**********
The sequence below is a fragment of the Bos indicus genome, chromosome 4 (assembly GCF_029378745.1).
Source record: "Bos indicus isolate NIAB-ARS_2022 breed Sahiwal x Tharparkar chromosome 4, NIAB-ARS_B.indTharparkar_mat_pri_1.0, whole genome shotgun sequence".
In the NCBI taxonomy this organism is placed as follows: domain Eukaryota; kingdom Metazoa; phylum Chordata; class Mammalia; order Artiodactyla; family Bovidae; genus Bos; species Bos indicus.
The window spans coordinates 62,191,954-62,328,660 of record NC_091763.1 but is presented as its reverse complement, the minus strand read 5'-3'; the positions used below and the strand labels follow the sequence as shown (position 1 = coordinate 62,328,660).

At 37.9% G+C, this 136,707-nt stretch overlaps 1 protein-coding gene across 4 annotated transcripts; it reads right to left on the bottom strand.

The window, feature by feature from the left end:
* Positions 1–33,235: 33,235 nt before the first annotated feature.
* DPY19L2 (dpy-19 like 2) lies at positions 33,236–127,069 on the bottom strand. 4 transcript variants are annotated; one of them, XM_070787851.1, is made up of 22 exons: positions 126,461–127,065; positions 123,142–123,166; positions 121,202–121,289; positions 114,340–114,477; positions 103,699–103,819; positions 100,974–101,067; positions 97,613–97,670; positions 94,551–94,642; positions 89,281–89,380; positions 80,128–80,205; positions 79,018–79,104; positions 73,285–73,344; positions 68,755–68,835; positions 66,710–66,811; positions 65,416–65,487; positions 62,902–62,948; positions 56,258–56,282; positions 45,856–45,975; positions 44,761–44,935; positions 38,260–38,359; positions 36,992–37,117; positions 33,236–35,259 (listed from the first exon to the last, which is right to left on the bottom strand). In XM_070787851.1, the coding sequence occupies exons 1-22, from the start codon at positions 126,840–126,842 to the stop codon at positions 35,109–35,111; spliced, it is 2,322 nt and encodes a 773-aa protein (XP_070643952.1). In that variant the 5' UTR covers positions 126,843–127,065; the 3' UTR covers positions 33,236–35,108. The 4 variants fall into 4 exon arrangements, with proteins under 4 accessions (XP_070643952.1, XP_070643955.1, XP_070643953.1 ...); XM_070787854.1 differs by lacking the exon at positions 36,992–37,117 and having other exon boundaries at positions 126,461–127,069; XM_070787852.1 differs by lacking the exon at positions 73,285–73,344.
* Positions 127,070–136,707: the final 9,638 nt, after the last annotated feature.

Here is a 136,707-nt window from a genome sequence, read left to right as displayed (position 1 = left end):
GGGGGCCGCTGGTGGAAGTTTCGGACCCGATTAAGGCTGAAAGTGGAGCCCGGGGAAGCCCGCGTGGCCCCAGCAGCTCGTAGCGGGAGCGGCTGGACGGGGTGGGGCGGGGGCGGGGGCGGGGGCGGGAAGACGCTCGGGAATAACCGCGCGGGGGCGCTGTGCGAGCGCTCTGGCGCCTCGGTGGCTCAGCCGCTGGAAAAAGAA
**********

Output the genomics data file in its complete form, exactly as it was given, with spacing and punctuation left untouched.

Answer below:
The sequence below is a fragment of the Bos indicus genome, chromosome 4 (assembly GCF_029378745.1).
Source record: "Bos indicus isolate NIAB-ARS_2022 breed Sahiwal x Tharparkar chromosome 4, NIAB-ARS_B.indTharparkar_mat_pri_1.0, whole genome shotgun sequence".
In the NCBI taxonomy this organism is placed as follows: domain Eukaryota; kingdom Metazoa; phylum Chordata; class Mammalia; order Artiodactyla; family Bovidae; genus Bos; species Bos indicus.
The window spans coordinates 62,191,954-62,328,660 of record NC_091763.1 but is presented as its reverse complement, the minus strand read 5'-3'; the positions used below and the strand labels follow the sequence as shown (position 1 = coordinate 62,328,660).

At 37.9% G+C, this 136,707-nt stretch overlaps 1 protein-coding gene across 4 annotated transcripts; it reads right to left on the bottom strand.

The window, feature by feature from the left end:
* Positions 1–33,235: 33,235 nt before the first annotated feature.
* DPY19L2 (dpy-19 like 2) lies at positions 33,236–127,069 on the bottom strand. 4 transcript variants are annotated; one of them, XM_070787851.1, is made up of 22 exons: positions 126,461–127,065; positions 123,142–123,166; positions 121,202–121,289; positions 114,340–114,477; positions 103,699–103,819; positions 100,974–101,067; positions 97,613–97,670; positions 94,551–94,642; positions 89,281–89,380; positions 80,128–80,205; positions 79,018–79,104; positions 73,285–73,344; positions 68,755–68,835; positions 66,710–66,811; positions 65,416–65,487; positions 62,902–62,948; positions 56,258–56,282; positions 45,856–45,975; positions 44,761–44,935; positions 38,260–38,359; positions 36,992–37,117; positions 33,236–35,259 (listed from the first exon to the last, which is right to left on the bottom strand). In XM_070787851.1, the coding sequence occupies exons 1-22, from the start codon at positions 126,840–126,842 to the stop codon at positions 35,109–35,111; spliced, it is 2,322 nt and encodes a 773-aa protein (XP_070643952.1). In that variant the 5' UTR covers positions 126,843–127,065; the 3' UTR covers positions 33,236–35,108. The 4 variants fall into 4 exon arrangements, with proteins under 4 accessions (XP_070643952.1, XP_070643955.1, XP_070643953.1 ...); XM_070787854.1 differs by lacking the exon at positions 36,992–37,117 and having other exon boundaries at positions 126,461–127,069; XM_070787852.1 differs by lacking the exon at positions 73,285–73,344.
* Positions 127,070–136,707: the final 9,638 nt, after the last annotated feature.

Here is a 136,707-nt window from a genome sequence, read left to right as displayed (position 1 = left end):
GGGGGCCGCTGGTGGAAGTTTCGGACCCGATTAAGGCTGAAAGTGGAGCCCGGGGAAGCCCGCGTGGCCCCAGCAGCTCGTAGCGGGAGCGGCTGGACGGGGTGGGGCGGGGGCGGGGGCGGGGGCGGGAAGACGCTCGGGAATAACCGCGCGGGGGCGCTGTGCGAGCGCTCTGGCGCCTCGGTGGCTCAGCCGCTGGAAAAAGAA